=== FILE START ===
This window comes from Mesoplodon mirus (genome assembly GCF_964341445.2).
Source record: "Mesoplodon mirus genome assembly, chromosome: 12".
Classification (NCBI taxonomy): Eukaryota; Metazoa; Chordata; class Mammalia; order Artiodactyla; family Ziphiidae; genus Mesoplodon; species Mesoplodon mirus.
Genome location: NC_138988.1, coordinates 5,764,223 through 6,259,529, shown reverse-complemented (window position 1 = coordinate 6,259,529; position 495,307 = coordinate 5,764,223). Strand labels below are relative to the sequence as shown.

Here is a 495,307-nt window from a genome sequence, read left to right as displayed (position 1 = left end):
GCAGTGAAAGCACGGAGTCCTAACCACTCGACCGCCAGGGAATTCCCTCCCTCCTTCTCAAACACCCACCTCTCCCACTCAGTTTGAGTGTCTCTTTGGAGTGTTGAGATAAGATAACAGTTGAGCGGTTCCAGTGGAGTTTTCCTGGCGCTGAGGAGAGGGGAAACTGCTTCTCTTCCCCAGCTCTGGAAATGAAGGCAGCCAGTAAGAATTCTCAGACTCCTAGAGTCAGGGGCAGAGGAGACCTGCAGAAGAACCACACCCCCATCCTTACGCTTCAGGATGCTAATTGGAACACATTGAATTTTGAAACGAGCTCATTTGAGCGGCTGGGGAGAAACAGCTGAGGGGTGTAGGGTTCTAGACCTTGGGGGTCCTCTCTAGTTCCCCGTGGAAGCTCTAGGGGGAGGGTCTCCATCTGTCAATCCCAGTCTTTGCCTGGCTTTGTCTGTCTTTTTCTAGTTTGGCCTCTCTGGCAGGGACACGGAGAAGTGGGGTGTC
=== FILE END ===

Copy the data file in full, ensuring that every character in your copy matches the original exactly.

This window comes from Mesoplodon mirus (genome assembly GCF_964341445.2).
Source record: "Mesoplodon mirus genome assembly, chromosome: 12".
Classification (NCBI taxonomy): Eukaryota; Metazoa; Chordata; class Mammalia; order Artiodactyla; family Ziphiidae; genus Mesoplodon; species Mesoplodon mirus.
Genome location: NC_138988.1, coordinates 5,764,223 through 6,259,529, shown reverse-complemented (window position 1 = coordinate 6,259,529; position 495,307 = coordinate 5,764,223). Strand labels below are relative to the sequence as shown.

Here is a 495,307-nt window from a genome sequence, read left to right as displayed (position 1 = left end):
GCAGTGAAAGCACGGAGTCCTAACCACTCGACCGCCAGGGAATTCCCTCCCTCCTTCTCAAACACCCACCTCTCCCACTCAGTTTGAGTGTCTCTTTGGAGTGTTGAGATAAGATAACAGTTGAGCGGTTCCAGTGGAGTTTTCCTGGCGCTGAGGAGAGGGGAAACTGCTTCTCTTCCCCAGCTCTGGAAATGAAGGCAGCCAGTAAGAATTCTCAGACTCCTAGAGTCAGGGGCAGAGGAGACCTGCAGAAGAACCACACCCCCATCCTTACGCTTCAGGATGCTAATTGGAACACATTGAATTTTGAAACGAGCTCATTTGAGCGGCTGGGGAGAAACAGCTGAGGGGTGTAGGGTTCTAGACCTTGGGGGTCCTCTCTAGTTCCCCGTGGAAGCTCTAGGGGGAGGGTCTCCATCTGTCAATCCCAGTCTTTGCCTGGCTTTGTCTGTCTTTTTCTAGTTTGGCCTCTCTGGCAGGGACACGGAGAAGTGGGGTGTC